My most recent obsession is making anko (sweet bean paste) from scratch. As I wrote in my strawberry daifuku post a couple of weeks ago, using bean paste as dessert doesn't really exist in the west. But I am trying to find ways to mix this into my future baking. After all, it's gluten-free, and with all the gluten-free dessert shops popping up in the city, I want to find a brand new way of incorporating anko.
The other reason I am so obsessed with making wagashi (Japanese traditional sweets) is because I am organizing a program on the very subject matter, this Wednesday at Japan Society (NYC). More on that later.
So, the ingredients for anko is pretty simple.
For beans, I used northern white beans, since chef Nishihara from Kajitsu shojin restaurant (NYC) told me that after numerous kinds of beans he used to make his dessert courses, he found northern white is as close as the ones available in Japan.
Use about half a pound of white beans, wash and place the beans in a pot full of water.
Boil the beans, and add about half a teaspoon of baking soda. This makes it easier to separate the beans from the skin.
Here is the pot after I added baking soda.
Put the beans in a bowl and wash -- using your palms, to scrub the beans to separate beans from skins. If you do this diligently, it will make your life easier later. You'll see I didn't do too well with this batch.
Bring the beans back to the pot, and cook them until they are super tender and can easily fall apart with your fingers.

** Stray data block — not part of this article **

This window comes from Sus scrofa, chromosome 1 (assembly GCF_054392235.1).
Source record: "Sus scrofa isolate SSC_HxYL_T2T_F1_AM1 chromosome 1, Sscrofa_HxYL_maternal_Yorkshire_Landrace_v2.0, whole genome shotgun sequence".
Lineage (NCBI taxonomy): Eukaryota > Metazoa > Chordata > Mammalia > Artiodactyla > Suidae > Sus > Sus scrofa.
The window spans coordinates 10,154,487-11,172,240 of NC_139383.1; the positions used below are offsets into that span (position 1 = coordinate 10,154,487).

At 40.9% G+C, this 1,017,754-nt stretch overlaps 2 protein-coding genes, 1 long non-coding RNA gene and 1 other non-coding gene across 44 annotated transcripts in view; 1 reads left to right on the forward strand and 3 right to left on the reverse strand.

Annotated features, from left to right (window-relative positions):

Sieve the beans through, into a bowl. This is pretty tedious but it is very important in order to make smooth bean paste.
As I said, if you separated the skin earlier, you wouldn't get this much left at this point.
Now you have smooth bean paste in water. Use a cheesecloth and try to squeeze all the water.
Once all the water is squeezed out, the bean paste will look like this:
Now mix it with sugar (I used about 200 grams), and cook it all down until the mixture is VERY stiff.
You are looking for the consistency of miso. You must keep stirring the paste or else it will burn easily. Also be careful not to splash, as the mixture is extremely hot.
I tried to make manju (wrapped in dough, then baked), but they all exploded.
Sad faces of exploded manju.
In some ways, these are a lot harder than making macarons. Ingredients are so simple, hence you need to know what you are doing This is going to be a long road, and I don't even know how I will "master" this. What's even more complicated is that there's not many "molds" or "pipings" to shape them. It's all about hand-crafted artistry, which is even harder...
As I mentioned earlier, I've organized a wagashi (Japanese sweets) event for this Wednesday. It will be an extremely interesting program, with Japan's most knowledgeable expert in wagashi, Keiko Nakayama speaking about its history, and how seasons are extremely important in the wagashi world. The program will be moderated by NYT dining section reporter Julia Moskin, and will include a live demonstration of how to shape beautiful forms, like below by craftsmen of Toraya Confectionery in Tokyo.
Sakura wagashi by Toraya Confectionary.
To make it even more fantastic, the program includes a tasting reception. Chefs will make all the wagashi by hand. During the reception, chefs will hold demonstrations so that the audience can have very close-up look of their master hands at work.
Tickets are still available, and I am seriously recommending all of you to attend. It is an extremely rare opportunity to see these pieces of art being made in front of you.